There was a time when I thought I might go into business for myself building,
installing, and supporting computers to people and small businesses. After
taking on a few clients, though, it turned out that I'm not really suited to
running that kind of business. Or, at least, I wasn't at the time.
My first opportunity came from my employer at the time. It was the early 2000's
and they only had a couple of computers in the whole company. One of them, an
ancient whitebox computer from Who-knows-where (a subsidiary of Fly-By-Night
Inc.) had developed some issues with its hard drive and it needed replaced. The
company was cheap, and they didn't want to hire a 'professional' to do it, and
since I was already on the payroll and I knew a thing or two about computers,
they asked if I could fix it.
"Of course!" I told them. It seemed like a pretty easy job: replace the hard
drive, reinstall Windows 3.11, install Corel DRAW! v.ancient, install the
printer, watch bank account explode.
I quoted them a price and went to source the hard drive. I ended up on some
sketchy tech auction site that I don't remember the name of any more. I found a
listing for a 'generic' hard drive of the right size for the right price and
placed my order. Now, I figured that when the listing said that it was a
'generic' hard drive that it wouldn't be a name brand, or it would be a knockoff
like Eastern Digital or Airgate or something like that.
When I got the drive, it had a white label with the word GENERIC printed on it
in all caps. No manufacturer, no anything else. But, at least the drive worked
when I put it in the computer, so I installed it, got it configured, and
reinstalled it in the business, cashed the check for $75 or whatever (plus the
overtime pay, yippee!) and continued on my way.
Then about two weeks later I got a call. The computer was acting funny and had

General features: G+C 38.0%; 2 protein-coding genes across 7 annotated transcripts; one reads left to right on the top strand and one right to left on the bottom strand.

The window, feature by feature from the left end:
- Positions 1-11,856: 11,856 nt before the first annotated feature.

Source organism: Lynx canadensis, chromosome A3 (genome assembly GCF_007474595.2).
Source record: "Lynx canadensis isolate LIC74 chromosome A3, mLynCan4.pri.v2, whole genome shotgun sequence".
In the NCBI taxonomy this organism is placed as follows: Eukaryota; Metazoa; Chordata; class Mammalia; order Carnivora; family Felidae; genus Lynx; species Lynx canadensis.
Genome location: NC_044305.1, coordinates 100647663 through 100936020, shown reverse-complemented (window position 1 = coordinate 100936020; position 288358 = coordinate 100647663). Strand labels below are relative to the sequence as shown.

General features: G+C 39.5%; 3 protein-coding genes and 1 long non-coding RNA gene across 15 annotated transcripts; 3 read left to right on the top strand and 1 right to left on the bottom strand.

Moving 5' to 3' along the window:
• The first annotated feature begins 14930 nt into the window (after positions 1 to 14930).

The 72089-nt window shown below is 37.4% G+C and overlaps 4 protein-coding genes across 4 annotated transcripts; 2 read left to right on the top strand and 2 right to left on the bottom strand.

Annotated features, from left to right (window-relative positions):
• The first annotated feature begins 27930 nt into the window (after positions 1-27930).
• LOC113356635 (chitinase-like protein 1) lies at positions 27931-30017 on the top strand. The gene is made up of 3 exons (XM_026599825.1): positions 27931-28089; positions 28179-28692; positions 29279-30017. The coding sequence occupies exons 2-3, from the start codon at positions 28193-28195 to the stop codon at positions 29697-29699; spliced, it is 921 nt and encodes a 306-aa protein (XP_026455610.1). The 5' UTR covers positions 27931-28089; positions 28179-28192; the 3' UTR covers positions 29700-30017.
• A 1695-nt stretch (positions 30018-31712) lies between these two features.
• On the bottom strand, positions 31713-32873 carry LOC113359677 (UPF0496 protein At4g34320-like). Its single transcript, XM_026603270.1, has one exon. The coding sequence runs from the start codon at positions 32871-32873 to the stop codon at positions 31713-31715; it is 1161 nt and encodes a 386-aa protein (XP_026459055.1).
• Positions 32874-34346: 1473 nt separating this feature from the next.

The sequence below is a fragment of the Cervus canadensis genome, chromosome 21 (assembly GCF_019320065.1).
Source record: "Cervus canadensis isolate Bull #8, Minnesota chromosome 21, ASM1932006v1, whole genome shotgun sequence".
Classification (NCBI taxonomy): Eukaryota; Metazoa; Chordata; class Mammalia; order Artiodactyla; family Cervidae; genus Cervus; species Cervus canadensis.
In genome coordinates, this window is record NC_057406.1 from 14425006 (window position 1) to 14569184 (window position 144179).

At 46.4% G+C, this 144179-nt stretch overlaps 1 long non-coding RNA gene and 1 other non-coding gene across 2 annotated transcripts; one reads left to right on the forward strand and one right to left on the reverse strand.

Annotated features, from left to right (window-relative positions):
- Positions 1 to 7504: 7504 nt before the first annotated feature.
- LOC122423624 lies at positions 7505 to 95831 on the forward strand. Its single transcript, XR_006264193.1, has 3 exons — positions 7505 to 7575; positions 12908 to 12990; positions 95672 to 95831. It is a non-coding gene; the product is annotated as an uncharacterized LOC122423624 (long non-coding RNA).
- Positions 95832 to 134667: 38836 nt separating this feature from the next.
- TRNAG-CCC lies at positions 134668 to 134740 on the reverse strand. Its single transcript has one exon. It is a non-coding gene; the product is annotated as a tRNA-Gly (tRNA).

been since I left. Thay had been working around it, but today the computer
wouldn't boot, and the operator had lots of work that he needed to get done
right away. Could I come in and fix it?
So, I came in and took a look, and the hard drive was completely dead. It wasn't
detected by anything and wouldn't spin up. It was a goner. So I had to take my
profits (which I had already spent) and go buy a new drive at the store (a
more reputable brand this time), then spend another whole day (free of charge)
putting everything back again. I didn't keep track of exactly how much money I
lost on that transaction, but I chalked it up to a learning experience and moved
A few years later, I was working for the same company, but in a different
branch, when my conversation with one of the managers turned to computers. His
daughter was getting ready to go to college and it would be nice if she had a
computer to do her work on. I had lots of excess computer gear at the time (it
kind of comes with the territory), and I told him that I could probably build
her a decent one out of the spare parts I had, plus a couple more things like a
hard drive and some RAM. I gave him a price, he jumped at it, and I went to
I got the pieces I needed and built a respectable Windows 98-ish computer. I
took it to my manager's house to install it, and was treated to a very nice
dinner with the family, all of whom I'd never met before, and we got the
computer installed. Once he was satisfied and paid me, I took the check to the
bank and started to think of all the things I could buy with all my shiny new
Except, something didn't seem right.
I started crunching the numbers. Counting that I got some parts for free, and
then the stuff that I had to buy... I ended up losing $10 on the whole deal.
It's very difficult to spend negative profits.
It was about that time that I decided that I would get out of the custom
computer game, at least for other people. I still assemble them for myself from
time to time, and they mostly seem to work properly. But if you want me to build
you one... I suggest you look elsewhere.
Last updated 17 Jan 2018